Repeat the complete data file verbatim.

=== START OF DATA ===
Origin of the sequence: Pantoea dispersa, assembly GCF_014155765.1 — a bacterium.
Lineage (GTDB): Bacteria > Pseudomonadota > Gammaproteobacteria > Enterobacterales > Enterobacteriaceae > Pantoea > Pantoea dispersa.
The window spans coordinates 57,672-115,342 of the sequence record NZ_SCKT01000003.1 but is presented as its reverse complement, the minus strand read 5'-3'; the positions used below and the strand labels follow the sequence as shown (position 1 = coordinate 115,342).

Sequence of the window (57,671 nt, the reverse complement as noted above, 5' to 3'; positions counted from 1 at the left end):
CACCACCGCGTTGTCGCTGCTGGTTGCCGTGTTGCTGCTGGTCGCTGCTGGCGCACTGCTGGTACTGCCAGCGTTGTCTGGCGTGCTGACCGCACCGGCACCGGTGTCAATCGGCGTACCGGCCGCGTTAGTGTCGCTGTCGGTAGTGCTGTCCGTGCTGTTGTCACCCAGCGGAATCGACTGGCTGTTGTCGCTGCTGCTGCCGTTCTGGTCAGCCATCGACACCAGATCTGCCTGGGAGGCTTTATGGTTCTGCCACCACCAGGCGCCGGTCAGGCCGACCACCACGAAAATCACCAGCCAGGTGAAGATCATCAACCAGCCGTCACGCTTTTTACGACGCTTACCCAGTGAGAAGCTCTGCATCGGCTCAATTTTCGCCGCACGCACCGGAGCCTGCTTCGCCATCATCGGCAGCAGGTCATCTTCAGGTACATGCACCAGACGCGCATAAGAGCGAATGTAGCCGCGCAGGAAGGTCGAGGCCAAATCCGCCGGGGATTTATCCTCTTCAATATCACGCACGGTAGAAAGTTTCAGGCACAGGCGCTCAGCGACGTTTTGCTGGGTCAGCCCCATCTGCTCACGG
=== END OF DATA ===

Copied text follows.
Origin of the sequence: Pantoea dispersa, assembly GCF_014155765.1 — a bacterium.
Lineage (GTDB): Bacteria > Pseudomonadota > Gammaproteobacteria > Enterobacterales > Enterobacteriaceae > Pantoea > Pantoea dispersa.
The window spans coordinates 57,672-115,342 of the sequence record NZ_SCKT01000003.1 but is presented as its reverse complement, the minus strand read 5'-3'; the positions used below and the strand labels follow the sequence as shown (position 1 = coordinate 115,342).

Sequence of the window (57,671 nt, the reverse complement as noted above, 5' to 3'; positions counted from 1 at the left end):
CACCACCGCGTTGTCGCTGCTGGTTGCCGTGTTGCTGCTGGTCGCTGCTGGCGCACTGCTGGTACTGCCAGCGTTGTCTGGCGTGCTGACCGCACCGGCACCGGTGTCAATCGGCGTACCGGCCGCGTTAGTGTCGCTGTCGGTAGTGCTGTCCGTGCTGTTGTCACCCAGCGGAATCGACTGGCTGTTGTCGCTGCTGCTGCCGTTCTGGTCAGCCATCGACACCAGATCTGCCTGGGAGGCTTTATGGTTCTGCCACCACCAGGCGCCGGTCAGGCCGACCACCACGAAAATCACCAGCCAGGTGAAGATCATCAACCAGCCGTCACGCTTTTTACGACGCTTACCCAGTGAGAAGCTCTGCATCGGCTCAATTTTCGCCGCACGCACCGGAGCCTGCTTCGCCATCATCGGCAGCAGGTCATCTTCAGGTACATGCACCAGACGCGCATAAGAGCGAATGTAGCCGCGCAGGAAGGTCGAGGCCAAATCCGCCGGGGATTTATCCTCTTCAATATCACGCACGGTAGAAAGTTTCAGGCACAGGCGCTCAGCGACGTTTTGCTGGGTCAGCCCCATCTGCTCACGG